Here is your VAVEL USA ATP Weekly Update. Every Monday, we will be posting results and analysis from the previous week’s singles action on the ATP World Tour, along with a preview to the upcoming week. Keep coming back to VAVEL USA every Monday for your ATP Weekly Update.
Despite there being only one tournament above the 250-level this week, there has been a massive shift on the ATP World Tour due to the results. It was a dramatic week on the tour. A week after first-time finalists dominated, the top seeds reclaimed control, winning all three titles. A new tournament in one of the world’s most famous cities made its debut.
Perhaps most importantly of all, there was a shift at the top of the rankings, with the greatest of all time returning to the top of the tennis world. Here’s your ATP Weekly Update for week seven of the 2018 season.
Last Week’s Results
Going into week seven, it was all about Roger Federer. And that never changed. All the Swiss needed to do was reach the semifinals of the ABN Amro World Tennis Tournament to reclaim the number one ranking for the first time since November 2012.
The Swiss did that and more, only dropping 20 games through three rounds, clinching the top spot with a comeback 4-6, 6-1, 6-1 win over Robin Haase. With the big goal already achieved, Federer cruised through the last two rounds, claiming the 97th title of his illustrious career with a blowout 6-2, 6-2 victory over Grigor Dimitrov.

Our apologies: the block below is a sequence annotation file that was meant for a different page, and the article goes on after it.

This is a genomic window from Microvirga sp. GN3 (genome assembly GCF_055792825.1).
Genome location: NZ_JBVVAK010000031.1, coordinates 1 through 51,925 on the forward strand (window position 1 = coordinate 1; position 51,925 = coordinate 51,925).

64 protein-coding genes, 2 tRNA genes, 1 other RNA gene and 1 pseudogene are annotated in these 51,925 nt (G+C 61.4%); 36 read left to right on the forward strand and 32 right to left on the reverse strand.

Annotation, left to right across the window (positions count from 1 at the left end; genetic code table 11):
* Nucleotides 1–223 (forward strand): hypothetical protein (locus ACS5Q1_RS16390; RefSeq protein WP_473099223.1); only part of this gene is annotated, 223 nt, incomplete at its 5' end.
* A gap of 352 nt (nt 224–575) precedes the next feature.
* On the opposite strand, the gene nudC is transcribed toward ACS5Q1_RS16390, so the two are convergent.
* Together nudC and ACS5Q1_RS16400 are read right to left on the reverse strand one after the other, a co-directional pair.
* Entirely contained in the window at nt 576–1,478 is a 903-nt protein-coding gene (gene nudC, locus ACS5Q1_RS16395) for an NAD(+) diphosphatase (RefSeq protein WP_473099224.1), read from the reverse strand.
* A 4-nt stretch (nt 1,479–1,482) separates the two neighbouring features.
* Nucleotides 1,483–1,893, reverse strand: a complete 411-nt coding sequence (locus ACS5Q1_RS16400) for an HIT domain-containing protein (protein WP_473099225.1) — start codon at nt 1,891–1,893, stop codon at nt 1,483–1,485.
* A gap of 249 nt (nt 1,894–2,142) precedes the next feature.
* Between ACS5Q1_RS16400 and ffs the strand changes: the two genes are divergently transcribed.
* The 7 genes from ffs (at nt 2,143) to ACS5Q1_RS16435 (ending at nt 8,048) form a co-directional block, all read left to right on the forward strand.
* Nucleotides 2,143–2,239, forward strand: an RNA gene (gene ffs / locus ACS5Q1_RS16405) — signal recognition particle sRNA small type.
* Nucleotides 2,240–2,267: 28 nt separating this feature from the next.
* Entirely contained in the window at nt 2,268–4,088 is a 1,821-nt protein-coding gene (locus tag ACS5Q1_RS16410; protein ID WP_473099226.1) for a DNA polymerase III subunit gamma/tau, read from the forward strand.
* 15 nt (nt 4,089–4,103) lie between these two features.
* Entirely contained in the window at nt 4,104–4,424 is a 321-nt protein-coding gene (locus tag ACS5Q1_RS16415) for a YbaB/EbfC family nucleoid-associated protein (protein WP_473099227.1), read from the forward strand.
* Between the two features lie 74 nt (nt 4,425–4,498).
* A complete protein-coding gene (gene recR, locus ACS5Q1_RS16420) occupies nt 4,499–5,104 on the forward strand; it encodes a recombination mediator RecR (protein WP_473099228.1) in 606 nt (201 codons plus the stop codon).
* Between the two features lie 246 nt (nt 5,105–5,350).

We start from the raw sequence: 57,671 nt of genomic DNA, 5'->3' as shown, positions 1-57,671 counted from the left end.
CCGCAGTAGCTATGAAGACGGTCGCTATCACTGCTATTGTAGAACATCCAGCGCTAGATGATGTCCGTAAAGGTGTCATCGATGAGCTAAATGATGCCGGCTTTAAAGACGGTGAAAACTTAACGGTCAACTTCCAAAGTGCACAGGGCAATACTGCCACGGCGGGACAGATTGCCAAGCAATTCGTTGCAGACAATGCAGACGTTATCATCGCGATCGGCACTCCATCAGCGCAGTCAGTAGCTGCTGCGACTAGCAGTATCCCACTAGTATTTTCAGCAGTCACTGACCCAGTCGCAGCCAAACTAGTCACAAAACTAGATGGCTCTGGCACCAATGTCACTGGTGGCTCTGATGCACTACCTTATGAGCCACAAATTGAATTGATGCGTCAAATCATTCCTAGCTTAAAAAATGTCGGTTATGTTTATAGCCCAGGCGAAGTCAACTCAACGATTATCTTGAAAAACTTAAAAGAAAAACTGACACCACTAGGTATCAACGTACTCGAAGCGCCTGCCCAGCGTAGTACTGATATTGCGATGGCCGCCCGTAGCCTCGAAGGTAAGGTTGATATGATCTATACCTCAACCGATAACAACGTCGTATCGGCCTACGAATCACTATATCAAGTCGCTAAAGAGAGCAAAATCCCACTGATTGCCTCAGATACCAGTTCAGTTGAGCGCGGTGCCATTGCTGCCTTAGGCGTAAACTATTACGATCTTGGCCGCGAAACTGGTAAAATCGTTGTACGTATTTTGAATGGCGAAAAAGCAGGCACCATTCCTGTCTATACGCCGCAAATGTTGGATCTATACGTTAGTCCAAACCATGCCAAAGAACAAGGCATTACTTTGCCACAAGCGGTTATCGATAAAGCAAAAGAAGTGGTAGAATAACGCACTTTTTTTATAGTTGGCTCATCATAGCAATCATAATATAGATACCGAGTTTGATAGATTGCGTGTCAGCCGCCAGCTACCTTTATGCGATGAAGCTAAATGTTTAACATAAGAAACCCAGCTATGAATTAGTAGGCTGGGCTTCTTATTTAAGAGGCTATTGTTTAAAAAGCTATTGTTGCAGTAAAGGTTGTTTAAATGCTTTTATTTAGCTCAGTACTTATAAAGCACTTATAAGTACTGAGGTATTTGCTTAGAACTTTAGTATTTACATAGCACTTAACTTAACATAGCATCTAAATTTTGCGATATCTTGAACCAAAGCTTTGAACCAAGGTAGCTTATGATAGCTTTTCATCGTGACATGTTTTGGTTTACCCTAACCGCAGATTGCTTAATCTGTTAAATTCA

With the exception of Federer, it was a poor week for seeds. Both Tomas Berdych and David Goffin were forced to pull out, Goffin tragically doing so in the semifinals after Dimitrov’s passing shot deflected off his racquet and into his eye. Lucas Pouille, Gilles Muller, and Stan Wawrinka were eliminated in the first round. Wawrinka was meant to be the last hurdle for Federer to clear but fell short of their quarterfinal date. Andreas Seppi has a fantastic week, upsetting third seed Alexander Zverev on his way to the semifinals, where he lost to Federer.
The inaugural New York Open took place this week and did not disappoint, with the first ever title being decided in a third set tiebreak. Kevin Anderson’s love affair with New York continued, as the US Open runner-up disappointed the home fans by beating American Sam Querrey in an epic final. Check out the full final recap here. Anderson needed three sets to win all four of his matches, with three of them being decided in a third set tiebreak. That included wins over American qualifier Ernesto Escobedo, fellow former US Open runner-up Kei Nishikori in the semifinals, and Querrey in the final.